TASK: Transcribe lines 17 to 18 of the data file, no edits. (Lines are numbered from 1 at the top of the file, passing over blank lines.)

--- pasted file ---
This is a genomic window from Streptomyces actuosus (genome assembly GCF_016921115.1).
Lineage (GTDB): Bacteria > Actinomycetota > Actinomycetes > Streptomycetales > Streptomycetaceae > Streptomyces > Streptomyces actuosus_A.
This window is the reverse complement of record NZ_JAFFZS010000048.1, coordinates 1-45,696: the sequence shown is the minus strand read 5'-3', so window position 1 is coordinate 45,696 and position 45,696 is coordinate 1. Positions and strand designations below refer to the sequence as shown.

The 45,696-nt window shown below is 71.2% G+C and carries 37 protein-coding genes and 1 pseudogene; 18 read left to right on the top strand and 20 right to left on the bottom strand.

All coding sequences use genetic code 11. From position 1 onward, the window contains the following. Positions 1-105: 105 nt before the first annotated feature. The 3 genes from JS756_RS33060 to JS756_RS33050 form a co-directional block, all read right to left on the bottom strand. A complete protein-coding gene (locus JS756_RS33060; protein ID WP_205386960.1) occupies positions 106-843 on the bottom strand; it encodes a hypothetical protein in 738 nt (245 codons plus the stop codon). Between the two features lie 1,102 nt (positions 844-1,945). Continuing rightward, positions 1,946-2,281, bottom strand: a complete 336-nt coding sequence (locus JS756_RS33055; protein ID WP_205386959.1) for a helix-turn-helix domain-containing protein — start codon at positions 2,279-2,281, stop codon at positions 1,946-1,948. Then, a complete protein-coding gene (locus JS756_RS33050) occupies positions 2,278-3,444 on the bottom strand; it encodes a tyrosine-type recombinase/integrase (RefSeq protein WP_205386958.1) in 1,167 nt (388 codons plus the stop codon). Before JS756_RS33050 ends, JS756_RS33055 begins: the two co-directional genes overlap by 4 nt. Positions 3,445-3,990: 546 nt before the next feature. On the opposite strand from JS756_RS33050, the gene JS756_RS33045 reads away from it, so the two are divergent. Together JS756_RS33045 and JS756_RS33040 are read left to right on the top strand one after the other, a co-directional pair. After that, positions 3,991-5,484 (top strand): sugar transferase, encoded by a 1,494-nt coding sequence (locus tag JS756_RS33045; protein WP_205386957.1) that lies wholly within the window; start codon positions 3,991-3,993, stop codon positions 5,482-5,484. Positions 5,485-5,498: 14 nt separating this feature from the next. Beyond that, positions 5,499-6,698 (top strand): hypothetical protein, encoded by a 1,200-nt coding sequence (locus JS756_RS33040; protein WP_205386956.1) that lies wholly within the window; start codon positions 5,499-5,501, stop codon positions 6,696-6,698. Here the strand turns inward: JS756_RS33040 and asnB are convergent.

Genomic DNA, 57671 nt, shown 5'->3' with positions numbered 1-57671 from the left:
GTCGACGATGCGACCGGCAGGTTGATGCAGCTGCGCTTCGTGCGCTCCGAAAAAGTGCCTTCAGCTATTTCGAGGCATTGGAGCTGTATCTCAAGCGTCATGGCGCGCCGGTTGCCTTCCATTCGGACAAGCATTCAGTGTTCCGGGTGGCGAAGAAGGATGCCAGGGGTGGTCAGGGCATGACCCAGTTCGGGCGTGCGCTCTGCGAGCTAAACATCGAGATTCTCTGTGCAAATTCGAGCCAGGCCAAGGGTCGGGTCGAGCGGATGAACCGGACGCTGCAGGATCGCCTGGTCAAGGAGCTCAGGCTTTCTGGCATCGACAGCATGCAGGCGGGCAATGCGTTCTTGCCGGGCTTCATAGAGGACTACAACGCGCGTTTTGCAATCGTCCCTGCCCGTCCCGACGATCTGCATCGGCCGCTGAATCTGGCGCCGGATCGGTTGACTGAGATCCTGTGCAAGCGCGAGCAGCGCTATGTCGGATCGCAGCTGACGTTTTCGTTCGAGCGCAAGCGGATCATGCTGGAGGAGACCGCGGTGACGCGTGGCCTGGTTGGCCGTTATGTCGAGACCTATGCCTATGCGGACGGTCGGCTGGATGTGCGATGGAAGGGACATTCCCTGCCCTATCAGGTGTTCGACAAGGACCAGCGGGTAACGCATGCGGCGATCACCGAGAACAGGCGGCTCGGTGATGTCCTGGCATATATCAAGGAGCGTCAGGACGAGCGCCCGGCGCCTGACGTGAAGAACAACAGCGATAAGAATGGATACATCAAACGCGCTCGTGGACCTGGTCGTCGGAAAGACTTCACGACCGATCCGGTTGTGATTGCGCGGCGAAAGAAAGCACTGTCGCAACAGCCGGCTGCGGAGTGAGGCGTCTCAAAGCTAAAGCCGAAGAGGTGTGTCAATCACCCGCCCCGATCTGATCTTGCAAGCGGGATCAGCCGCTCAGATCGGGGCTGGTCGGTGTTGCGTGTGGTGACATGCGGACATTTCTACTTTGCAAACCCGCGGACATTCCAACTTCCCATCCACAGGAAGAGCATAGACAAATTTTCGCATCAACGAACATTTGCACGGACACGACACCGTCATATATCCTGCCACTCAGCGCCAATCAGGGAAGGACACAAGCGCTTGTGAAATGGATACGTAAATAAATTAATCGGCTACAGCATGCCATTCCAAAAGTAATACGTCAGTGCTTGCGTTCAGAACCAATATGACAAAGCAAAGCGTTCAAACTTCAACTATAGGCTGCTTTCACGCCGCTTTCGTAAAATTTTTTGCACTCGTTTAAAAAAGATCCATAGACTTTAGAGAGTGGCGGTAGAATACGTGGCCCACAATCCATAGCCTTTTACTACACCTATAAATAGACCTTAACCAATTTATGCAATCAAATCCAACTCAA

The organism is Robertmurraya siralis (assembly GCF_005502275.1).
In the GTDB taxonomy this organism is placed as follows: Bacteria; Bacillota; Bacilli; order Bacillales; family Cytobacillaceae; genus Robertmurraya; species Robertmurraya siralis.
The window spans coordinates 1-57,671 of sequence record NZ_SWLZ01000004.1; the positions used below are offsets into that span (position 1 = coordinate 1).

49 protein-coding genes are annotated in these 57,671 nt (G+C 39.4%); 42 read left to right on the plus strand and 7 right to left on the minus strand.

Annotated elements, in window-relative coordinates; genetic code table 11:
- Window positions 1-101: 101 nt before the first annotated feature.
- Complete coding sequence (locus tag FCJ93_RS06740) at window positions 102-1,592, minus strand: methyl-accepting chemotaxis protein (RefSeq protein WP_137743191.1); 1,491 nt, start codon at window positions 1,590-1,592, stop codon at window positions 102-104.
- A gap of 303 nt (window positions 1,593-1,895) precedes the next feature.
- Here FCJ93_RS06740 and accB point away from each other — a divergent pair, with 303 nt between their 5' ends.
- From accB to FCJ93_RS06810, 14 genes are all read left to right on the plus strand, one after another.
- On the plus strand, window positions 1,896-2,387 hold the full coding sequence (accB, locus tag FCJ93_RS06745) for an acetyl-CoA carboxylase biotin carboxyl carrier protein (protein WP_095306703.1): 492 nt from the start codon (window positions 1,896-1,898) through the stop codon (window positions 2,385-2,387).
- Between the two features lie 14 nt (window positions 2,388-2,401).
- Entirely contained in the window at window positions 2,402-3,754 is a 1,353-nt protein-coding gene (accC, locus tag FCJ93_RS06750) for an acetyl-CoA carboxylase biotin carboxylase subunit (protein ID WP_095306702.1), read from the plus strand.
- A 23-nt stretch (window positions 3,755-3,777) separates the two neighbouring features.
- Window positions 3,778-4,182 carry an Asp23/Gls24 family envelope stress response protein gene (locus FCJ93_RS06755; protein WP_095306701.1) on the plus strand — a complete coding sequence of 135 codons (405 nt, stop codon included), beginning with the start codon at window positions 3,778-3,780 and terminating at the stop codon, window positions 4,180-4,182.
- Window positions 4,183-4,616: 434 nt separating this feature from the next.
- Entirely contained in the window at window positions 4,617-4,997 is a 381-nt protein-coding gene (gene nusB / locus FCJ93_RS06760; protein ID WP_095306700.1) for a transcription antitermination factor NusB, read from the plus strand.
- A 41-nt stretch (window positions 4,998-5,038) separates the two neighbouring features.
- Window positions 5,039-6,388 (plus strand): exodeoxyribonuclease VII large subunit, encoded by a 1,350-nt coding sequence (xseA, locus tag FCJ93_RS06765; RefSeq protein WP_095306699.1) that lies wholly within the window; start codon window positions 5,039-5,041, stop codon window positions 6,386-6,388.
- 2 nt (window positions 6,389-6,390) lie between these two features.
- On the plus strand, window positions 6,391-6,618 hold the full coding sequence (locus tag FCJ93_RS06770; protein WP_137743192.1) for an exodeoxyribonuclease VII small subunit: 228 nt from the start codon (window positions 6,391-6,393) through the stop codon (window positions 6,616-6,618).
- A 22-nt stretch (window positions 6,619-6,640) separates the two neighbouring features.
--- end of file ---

- From accB to FCJ93_RS06810, 14 genes are all read left to right on the plus strand, one after another.
- On the plus strand, window positions 1,896-2,387 hold the full coding sequence (accB, locus tag FCJ93_RS06745) for an acetyl-CoA carboxylase biotin carboxyl carrier protein (protein WP_095306703.1): 492 nt from the start codon (window positions 1,896-1,898) through the stop codon (window positions 2,385-2,387).